There are various reasons why you might not want to knit a pattern in the suggested yarn. Perhaps it’s a fibre you find uncomfortable, or maybe the pattern is old and the original yarn has been discontinued. Or perhaps you simply want to spice up the design by making a change, or use yarn you already have in your stash rather than buying new meterials.There are several things to consider when substituting yarns – and a little bit of maths! The easiest substitution is ‘like for like’, where you swap in a similar weight yarn, though you might need to do some sums to work out the amount of new yarn you require if it’s sold in different lengths.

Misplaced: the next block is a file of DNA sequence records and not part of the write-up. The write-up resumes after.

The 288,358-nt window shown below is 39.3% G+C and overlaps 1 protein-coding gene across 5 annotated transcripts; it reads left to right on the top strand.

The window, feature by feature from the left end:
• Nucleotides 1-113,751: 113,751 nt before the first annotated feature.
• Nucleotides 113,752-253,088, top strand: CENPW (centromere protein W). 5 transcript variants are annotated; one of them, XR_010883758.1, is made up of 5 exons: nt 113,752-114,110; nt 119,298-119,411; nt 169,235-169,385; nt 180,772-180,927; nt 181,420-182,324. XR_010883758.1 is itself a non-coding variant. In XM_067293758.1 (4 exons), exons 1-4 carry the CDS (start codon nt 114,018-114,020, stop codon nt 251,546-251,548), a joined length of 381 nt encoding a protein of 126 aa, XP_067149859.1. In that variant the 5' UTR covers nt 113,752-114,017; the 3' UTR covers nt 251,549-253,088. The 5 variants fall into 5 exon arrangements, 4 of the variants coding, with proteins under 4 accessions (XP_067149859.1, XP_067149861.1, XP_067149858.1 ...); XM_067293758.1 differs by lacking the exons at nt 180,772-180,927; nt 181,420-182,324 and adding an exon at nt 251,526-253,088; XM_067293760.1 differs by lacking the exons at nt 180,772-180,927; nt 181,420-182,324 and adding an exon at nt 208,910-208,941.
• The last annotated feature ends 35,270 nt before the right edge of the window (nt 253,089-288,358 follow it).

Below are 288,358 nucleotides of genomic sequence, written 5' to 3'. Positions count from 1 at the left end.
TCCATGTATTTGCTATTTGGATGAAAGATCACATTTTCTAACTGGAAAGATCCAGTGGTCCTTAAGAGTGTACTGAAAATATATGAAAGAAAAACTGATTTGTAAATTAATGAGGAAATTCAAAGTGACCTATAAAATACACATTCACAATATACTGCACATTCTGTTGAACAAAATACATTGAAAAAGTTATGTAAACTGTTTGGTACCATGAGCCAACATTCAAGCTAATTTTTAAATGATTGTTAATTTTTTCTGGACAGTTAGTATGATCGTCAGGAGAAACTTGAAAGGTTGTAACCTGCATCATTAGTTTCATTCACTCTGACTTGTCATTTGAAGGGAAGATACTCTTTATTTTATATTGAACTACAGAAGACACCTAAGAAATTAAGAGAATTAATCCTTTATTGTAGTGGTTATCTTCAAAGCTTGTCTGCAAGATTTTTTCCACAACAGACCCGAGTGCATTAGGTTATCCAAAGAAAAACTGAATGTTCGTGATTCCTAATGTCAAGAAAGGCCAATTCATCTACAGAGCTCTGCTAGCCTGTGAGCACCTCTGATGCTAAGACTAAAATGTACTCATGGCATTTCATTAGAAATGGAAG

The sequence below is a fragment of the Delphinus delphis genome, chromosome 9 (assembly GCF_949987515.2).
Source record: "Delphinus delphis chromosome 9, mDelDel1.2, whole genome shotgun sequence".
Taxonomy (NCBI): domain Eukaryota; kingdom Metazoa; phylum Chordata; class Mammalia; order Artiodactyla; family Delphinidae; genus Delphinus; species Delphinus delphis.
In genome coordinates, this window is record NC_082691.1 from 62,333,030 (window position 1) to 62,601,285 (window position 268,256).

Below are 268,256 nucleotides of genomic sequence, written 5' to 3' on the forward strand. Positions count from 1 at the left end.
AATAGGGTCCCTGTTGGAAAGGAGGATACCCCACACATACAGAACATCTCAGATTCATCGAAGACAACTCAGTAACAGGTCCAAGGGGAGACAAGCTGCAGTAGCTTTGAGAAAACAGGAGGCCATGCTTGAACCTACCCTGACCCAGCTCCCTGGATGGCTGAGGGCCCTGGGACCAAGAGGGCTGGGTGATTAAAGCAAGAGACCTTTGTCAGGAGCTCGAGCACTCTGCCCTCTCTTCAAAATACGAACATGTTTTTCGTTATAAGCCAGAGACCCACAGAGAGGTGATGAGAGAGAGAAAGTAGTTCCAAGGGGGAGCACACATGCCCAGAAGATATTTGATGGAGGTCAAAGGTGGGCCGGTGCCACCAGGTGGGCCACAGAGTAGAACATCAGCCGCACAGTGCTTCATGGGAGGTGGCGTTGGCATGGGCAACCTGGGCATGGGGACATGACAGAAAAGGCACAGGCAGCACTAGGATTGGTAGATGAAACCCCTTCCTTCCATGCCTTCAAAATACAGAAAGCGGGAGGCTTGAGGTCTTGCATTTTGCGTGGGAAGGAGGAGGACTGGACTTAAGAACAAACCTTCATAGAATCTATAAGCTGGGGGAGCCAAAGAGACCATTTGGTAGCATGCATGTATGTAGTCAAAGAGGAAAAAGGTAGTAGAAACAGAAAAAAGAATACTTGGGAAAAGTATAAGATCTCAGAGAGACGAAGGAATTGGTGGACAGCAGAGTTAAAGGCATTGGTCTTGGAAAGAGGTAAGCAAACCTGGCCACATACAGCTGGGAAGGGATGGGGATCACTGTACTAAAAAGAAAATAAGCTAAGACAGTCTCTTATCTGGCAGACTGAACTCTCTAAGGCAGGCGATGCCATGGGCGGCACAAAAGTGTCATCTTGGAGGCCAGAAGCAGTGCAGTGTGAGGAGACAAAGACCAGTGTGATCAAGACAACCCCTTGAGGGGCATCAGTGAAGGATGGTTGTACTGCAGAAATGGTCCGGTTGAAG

For more significant changes it’s best to experiment with plenty of tension squares and to consider the finished effect – details such as cabling won’t show up with a fluffy yarn, for instance. But you can work out how to convert a knitting patten to a different yarn weight by knitting tension squares.If you don’t have the same tension as the pattern, you will not be able to reach the stated pattern dimensions by following the printed instructions.First you must knit your new swatch in the yarn or to the tension you want to work with. This will be the fabric your project is made from, and must be large enough to accurately measure your new tension from. The standard size for a swatch is 10cm x 10cm (4in x 4in), but if your project uses a complex motif or texture, make sure your swatch contains at least one pattern repeat, plus enough extra on all sides that the motif isn’t distorted at the edges. Be sure to wash your swatch in the same way you will wash your final project, and let it dry before taking measurements.